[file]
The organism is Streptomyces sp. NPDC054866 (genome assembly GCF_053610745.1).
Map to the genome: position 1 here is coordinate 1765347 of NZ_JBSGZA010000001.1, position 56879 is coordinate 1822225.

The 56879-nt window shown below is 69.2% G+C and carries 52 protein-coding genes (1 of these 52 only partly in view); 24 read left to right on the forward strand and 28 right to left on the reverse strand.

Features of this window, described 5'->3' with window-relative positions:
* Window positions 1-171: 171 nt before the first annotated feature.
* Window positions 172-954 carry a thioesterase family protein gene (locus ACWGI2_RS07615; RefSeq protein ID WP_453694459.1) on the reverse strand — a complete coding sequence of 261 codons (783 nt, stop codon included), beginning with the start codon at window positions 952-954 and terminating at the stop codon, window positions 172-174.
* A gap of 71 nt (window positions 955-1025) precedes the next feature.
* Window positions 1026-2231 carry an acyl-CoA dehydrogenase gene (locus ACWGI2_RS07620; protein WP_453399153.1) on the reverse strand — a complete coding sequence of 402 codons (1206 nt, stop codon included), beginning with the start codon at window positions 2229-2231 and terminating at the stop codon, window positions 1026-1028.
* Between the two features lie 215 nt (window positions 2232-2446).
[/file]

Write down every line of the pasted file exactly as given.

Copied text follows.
The organism is Streptomyces sp. NPDC054866 (genome assembly GCF_053610745.1).
Map to the genome: position 1 here is coordinate 1765347 of NZ_JBSGZA010000001.1, position 56879 is coordinate 1822225.

The 56879-nt window shown below is 69.2% G+C and carries 52 protein-coding genes (1 of these 52 only partly in view); 24 read left to right on the forward strand and 28 right to left on the reverse strand.

Features of this window, described 5'->3' with window-relative positions:
* Window positions 1-171: 171 nt before the first annotated feature.
* Window positions 172-954 carry a thioesterase family protein gene (locus ACWGI2_RS07615; RefSeq protein ID WP_453694459.1) on the reverse strand — a complete coding sequence of 261 codons (783 nt, stop codon included), beginning with the start codon at window positions 952-954 and terminating at the stop codon, window positions 172-174.
* A gap of 71 nt (window positions 955-1025) precedes the next feature.
* Window positions 1026-2231 carry an acyl-CoA dehydrogenase gene (locus ACWGI2_RS07620; protein WP_453399153.1) on the reverse strand — a complete coding sequence of 402 codons (1206 nt, stop codon included), beginning with the start codon at window positions 2229-2231 and terminating at the stop codon, window positions 1026-1028.
* Between the two features lie 215 nt (window positions 2232-2446).